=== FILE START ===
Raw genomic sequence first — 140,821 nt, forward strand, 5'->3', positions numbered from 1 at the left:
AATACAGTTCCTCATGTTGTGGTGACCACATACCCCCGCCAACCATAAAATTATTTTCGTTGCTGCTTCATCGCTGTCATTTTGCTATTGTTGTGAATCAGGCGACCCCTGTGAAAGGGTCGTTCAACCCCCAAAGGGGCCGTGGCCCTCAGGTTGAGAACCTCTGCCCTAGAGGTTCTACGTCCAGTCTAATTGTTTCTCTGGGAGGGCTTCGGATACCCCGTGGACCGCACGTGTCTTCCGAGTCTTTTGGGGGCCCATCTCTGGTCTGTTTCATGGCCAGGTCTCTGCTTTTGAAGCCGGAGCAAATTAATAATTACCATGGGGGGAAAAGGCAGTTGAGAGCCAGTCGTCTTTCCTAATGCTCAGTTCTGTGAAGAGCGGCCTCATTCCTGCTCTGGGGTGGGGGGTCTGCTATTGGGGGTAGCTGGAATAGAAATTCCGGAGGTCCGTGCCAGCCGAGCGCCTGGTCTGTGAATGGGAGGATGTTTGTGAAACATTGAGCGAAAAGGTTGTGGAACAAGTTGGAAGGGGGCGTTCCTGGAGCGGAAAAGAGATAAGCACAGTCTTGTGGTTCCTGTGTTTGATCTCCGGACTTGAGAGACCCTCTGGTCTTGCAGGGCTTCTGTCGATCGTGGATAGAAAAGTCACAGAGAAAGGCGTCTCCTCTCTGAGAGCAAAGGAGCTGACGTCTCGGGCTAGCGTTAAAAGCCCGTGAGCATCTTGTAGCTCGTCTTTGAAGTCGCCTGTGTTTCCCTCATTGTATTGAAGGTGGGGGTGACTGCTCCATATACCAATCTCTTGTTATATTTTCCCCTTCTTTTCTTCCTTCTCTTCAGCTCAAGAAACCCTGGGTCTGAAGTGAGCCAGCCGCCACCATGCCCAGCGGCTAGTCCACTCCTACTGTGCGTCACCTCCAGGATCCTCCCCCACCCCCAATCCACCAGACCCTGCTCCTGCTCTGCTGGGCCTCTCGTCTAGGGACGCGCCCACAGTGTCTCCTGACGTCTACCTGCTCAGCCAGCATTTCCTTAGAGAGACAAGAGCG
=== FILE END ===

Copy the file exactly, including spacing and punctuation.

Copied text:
Raw genomic sequence first — 140,821 nt, forward strand, 5'->3', positions numbered from 1 at the left:
AATACAGTTCCTCATGTTGTGGTGACCACATACCCCCGCCAACCATAAAATTATTTTCGTTGCTGCTTCATCGCTGTCATTTTGCTATTGTTGTGAATCAGGCGACCCCTGTGAAAGGGTCGTTCAACCCCCAAAGGGGCCGTGGCCCTCAGGTTGAGAACCTCTGCCCTAGAGGTTCTACGTCCAGTCTAATTGTTTCTCTGGGAGGGCTTCGGATACCCCGTGGACCGCACGTGTCTTCCGAGTCTTTTGGGGGCCCATCTCTGGTCTGTTTCATGGCCAGGTCTCTGCTTTTGAAGCCGGAGCAAATTAATAATTACCATGGGGGGAAAAGGCAGTTGAGAGCCAGTCGTCTTTCCTAATGCTCAGTTCTGTGAAGAGCGGCCTCATTCCTGCTCTGGGGTGGGGGGTCTGCTATTGGGGGTAGCTGGAATAGAAATTCCGGAGGTCCGTGCCAGCCGAGCGCCTGGTCTGTGAATGGGAGGATGTTTGTGAAACATTGAGCGAAAAGGTTGTGGAACAAGTTGGAAGGGGGCGTTCCTGGAGCGGAAAAGAGATAAGCACAGTCTTGTGGTTCCTGTGTTTGATCTCCGGACTTGAGAGACCCTCTGGTCTTGCAGGGCTTCTGTCGATCGTGGATAGAAAAGTCACAGAGAAAGGCGTCTCCTCTCTGAGAGCAAAGGAGCTGACGTCTCGGGCTAGCGTTAAAAGCCCGTGAGCATCTTGTAGCTCGTCTTTGAAGTCGCCTGTGTTTCCCTCATTGTATTGAAGGTGGGGGTGACTGCTCCATATACCAATCTCTTGTTATATTTTCCCCTTCTTTTCTTCCTTCTCTTCAGCTCAAGAAACCCTGGGTCTGAAGTGAGCCAGCCGCCACCATGCCCAGCGGCTAGTCCACTCCTACTGTGCGTCACCTCCAGGATCCTCCCCCACCCCCAATCCACCAGACCCTGCTCCTGCTCTGCTGGGCCTCTCGTCTAGGGACGCGCCCACAGTGTCTCCTGACGTCTACCTGCTCAGCCAGCATTTCCTTAGAGAGACAAGAGCG